The First-Timers

Two young professionals needed a bit of help to buy a condo. Then they found Options for Homes, a non-profit that provides no-interest loans

The Owners: Patrick Kroetsch, 29, a prop maker, and Jennifer Tweedie, 30, a content strategist
The Place: A 700-square-foot two-bedroom, two-bathroom condo near Main and Danforth
The Price: $383,000

Patrick kroetsch and Jennifer Tweedie desperately wanted out of their second-floor rental in Christie Pits. Roaches, crumbling plaster and a difficult landlord were testing their patience. But Kroetsch was freelancing and Tweedie worked as a server, and the $1,350 rent made sense for their budget. Then Kroetsch’s brother told him about Options For Homes, a non-profit Toronto developer that keeps costs low by forgoing amenities like pools and gyms. The organization provides buyers with up to 15 per cent of the down payment, so buyers need only save as little as five per cent in order to put forward 20 per cent. When the owners sell, they must pay back the loan at 10 or 15 per cent (or whatever their loaned percentage was) of the new, presumably appreciated value. That profit goes toward future loans and developments. Kroetsch’s brother had bought an Options for Homes condo and was thrilled with how it turned out.

Kroetsch and Tweedie signed up for a $370,745 two-bedroom unit in a development near Danforth and Main. The area isn’t trendy, but it’s on the subway line, within 10 kilometres of the CN Tower and a short walk to the Taylor Creek Trail. They added a $35,000 parking spot and $11,000 in custom finishes. On signing, they put down $20,000, and Options added $48,000, bringing the total down payment to nearly 18 per cent. The couple stayed in their Christie Pits rental while awaiting construction and managed to save roughly $1,500 per paycheque between them. By the time they moved in last December, they had saved an additional $50,000, bringing their total down payment to nearly $130,000, which allowed them to avoid CMHC fees. Now they pay just $2,100 a month—$1,700 in mortgage payments, $100 in utilities and $300 in condo maintenance fees.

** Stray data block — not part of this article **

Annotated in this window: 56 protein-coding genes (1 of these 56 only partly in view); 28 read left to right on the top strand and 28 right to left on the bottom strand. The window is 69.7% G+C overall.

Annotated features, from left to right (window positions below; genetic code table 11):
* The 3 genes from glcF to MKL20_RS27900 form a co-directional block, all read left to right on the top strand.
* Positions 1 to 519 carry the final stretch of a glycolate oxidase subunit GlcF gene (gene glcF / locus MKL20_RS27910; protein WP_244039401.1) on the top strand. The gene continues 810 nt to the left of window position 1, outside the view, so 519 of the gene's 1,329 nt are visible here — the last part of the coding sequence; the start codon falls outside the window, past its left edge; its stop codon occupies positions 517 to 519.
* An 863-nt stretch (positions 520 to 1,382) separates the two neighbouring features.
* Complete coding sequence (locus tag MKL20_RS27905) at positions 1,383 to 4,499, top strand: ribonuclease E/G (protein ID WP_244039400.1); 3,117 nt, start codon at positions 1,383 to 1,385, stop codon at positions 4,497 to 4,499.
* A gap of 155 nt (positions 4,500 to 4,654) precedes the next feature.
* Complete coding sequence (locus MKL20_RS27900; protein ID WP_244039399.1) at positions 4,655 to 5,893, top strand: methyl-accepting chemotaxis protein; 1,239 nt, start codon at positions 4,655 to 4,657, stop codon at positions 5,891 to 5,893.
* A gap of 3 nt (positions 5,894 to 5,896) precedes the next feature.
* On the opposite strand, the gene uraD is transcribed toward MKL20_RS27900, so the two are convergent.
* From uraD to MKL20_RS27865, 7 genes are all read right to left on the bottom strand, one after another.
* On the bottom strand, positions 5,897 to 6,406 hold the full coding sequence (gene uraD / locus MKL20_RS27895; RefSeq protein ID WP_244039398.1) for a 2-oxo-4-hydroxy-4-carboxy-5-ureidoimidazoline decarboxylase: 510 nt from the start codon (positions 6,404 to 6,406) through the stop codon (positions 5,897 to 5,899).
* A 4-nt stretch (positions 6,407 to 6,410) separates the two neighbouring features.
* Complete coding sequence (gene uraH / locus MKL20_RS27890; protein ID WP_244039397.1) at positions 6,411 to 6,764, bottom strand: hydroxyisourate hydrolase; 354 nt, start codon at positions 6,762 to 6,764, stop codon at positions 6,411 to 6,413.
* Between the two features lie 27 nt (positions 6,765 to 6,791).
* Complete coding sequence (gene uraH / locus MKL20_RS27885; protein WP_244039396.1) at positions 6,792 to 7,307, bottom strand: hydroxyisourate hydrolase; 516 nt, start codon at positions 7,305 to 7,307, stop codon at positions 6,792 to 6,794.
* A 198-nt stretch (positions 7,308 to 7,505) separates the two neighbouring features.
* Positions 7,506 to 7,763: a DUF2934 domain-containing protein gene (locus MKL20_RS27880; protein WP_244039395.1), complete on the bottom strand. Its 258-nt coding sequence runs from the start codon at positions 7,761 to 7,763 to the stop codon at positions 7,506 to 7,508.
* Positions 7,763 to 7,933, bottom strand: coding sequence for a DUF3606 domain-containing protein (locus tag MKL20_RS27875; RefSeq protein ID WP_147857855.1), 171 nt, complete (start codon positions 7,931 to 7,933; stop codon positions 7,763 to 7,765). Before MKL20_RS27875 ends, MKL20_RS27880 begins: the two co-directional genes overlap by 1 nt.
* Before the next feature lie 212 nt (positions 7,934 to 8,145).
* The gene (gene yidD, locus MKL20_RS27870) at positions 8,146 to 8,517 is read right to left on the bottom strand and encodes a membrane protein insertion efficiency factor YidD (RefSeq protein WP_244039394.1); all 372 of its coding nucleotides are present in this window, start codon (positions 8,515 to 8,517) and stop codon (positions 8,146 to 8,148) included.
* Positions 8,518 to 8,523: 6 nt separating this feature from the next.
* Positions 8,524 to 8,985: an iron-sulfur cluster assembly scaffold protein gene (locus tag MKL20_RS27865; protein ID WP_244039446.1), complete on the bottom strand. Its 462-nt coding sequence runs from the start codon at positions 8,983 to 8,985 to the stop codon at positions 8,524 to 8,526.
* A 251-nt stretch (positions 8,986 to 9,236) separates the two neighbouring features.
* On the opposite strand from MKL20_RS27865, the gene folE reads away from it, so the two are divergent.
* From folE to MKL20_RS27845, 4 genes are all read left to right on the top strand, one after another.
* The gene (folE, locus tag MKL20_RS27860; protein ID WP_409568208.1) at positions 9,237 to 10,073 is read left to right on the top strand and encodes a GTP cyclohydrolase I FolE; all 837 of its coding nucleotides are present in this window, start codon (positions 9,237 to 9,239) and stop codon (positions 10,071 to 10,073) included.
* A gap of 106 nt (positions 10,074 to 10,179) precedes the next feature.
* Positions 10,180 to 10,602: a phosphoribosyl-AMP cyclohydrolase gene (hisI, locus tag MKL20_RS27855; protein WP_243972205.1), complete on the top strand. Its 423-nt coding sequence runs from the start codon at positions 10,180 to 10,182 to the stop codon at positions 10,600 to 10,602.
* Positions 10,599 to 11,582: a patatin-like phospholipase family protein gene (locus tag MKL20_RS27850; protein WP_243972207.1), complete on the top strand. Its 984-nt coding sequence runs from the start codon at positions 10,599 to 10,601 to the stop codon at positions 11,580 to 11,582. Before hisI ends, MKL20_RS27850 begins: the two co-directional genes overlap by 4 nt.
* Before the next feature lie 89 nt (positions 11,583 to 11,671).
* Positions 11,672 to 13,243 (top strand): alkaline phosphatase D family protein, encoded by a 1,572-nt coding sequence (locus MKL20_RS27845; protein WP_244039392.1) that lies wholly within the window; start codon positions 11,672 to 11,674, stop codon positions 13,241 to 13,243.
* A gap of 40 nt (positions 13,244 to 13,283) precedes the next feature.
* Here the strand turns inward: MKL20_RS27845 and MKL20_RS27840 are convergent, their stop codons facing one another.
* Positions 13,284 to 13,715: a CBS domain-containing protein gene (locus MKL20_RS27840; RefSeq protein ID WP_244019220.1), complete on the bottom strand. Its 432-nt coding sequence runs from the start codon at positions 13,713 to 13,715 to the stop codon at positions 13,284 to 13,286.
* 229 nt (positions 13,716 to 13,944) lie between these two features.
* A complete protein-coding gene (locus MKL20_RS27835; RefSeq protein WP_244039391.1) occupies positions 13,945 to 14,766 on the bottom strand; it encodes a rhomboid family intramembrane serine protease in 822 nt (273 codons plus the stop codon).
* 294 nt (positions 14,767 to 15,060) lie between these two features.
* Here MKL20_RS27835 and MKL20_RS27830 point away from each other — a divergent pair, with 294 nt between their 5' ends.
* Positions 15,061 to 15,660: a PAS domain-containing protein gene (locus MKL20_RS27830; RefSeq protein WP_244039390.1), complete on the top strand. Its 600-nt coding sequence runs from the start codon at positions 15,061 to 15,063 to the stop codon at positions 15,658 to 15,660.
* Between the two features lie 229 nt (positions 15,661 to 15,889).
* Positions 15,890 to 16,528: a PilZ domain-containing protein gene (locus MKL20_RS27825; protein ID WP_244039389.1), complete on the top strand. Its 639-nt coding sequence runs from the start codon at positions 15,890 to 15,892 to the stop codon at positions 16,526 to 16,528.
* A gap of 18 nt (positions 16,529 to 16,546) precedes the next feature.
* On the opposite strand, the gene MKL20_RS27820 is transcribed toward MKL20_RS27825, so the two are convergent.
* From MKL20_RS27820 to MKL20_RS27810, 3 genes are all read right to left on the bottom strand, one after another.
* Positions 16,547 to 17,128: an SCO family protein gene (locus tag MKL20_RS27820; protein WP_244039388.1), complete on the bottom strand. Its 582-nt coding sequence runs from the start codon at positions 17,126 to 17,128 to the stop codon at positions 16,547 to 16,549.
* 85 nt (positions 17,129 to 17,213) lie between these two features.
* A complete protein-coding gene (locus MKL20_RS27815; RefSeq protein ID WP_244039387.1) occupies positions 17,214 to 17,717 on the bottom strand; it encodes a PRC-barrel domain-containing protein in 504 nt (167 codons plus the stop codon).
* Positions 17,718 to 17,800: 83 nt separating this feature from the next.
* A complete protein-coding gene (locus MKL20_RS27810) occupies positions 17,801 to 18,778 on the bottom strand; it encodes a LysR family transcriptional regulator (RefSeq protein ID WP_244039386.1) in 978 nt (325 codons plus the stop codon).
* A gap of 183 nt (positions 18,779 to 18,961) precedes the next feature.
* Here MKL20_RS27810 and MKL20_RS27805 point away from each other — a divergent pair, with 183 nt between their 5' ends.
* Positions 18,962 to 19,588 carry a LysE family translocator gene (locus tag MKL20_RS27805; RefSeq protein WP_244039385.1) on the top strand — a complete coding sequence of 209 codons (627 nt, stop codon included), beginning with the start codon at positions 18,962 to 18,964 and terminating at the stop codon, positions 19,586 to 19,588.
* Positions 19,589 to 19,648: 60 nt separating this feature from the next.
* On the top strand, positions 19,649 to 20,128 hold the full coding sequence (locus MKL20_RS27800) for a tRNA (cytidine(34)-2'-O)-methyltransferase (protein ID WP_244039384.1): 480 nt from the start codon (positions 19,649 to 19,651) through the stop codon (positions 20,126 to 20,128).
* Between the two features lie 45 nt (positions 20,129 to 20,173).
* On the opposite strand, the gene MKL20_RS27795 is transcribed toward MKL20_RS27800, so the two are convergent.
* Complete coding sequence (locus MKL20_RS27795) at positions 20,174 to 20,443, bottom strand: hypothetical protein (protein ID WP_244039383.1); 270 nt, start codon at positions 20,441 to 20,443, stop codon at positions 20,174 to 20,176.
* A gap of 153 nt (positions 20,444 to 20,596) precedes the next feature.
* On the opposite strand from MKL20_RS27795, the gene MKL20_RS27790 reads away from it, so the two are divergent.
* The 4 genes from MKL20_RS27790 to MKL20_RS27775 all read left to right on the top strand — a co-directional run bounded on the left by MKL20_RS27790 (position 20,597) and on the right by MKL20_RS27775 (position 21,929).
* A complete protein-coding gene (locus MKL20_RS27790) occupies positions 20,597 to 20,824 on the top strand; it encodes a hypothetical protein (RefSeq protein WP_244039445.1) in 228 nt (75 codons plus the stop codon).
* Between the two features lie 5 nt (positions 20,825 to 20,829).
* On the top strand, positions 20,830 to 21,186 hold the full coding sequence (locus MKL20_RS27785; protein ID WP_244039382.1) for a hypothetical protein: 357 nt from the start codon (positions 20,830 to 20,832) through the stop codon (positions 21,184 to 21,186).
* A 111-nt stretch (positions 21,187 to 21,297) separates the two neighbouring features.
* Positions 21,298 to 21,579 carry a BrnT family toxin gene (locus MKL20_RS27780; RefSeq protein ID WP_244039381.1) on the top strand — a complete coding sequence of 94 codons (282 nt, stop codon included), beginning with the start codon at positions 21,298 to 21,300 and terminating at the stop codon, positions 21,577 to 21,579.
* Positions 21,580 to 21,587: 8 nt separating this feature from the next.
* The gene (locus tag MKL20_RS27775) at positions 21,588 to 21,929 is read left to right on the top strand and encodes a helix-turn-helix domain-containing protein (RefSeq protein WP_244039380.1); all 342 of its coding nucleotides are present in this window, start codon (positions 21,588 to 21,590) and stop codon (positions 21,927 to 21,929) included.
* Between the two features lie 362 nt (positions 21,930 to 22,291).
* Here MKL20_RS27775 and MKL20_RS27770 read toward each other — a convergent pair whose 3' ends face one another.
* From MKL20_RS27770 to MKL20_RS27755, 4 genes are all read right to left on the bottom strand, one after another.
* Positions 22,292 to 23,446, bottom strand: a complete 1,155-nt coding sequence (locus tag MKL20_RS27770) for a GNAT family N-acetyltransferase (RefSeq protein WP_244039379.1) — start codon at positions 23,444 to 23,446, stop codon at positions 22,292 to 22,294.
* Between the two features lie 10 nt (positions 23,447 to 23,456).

They love the unit. The neighbourhood isn’t as desirable as Christie Pits, but they’re optimistic it someday will be. “We would have probably spent an extra $200,000 to live closer to where we wanted for the same amount of space or less,” says Tweedie. “But it’s cheaper for us to own here than it is to rent.” They don’t plan to sell any time soon, at least not until they outgrow the space, says Kroetsch, who proposed to Tweedie on Christmas morning, just after they moved in.


Have you found a creative solution to the high cost of housing? We want to talk to you.


 


Seven Ways to Hack the Market

 

Part 1: The Skinny Dippers
Three buyers who scored narrow plots of prime real estate and found a way to make it work

 

Part 2: The Co-owners
These couples couldn’t afford much individually, so they pooled their resources and nabbed a gem in the Annex

 

Part 3: The First-Timers
Two young professionals needed a bit of help to buy a condo. Then they found Options for Homes, a non-profit that provides no-interest loans

 

Part 4: Microsize Me
A condo building that offers tiny living without the claustrophobia

 

Part 5: Young at Heart
Empty nesters who need help around the house; cash-strapped college kids who need cheap lodging. The solution: HomeShare

 

Part 6: The Year of Living Nomadically
My relationship had gone to ashes, my apartment to my ex, and I was broke. My salvation? Serial house-sitting

 

Part 7: All in the Family
This Toronto builder is designing homes for multiples generations, each in their own space, all under one roof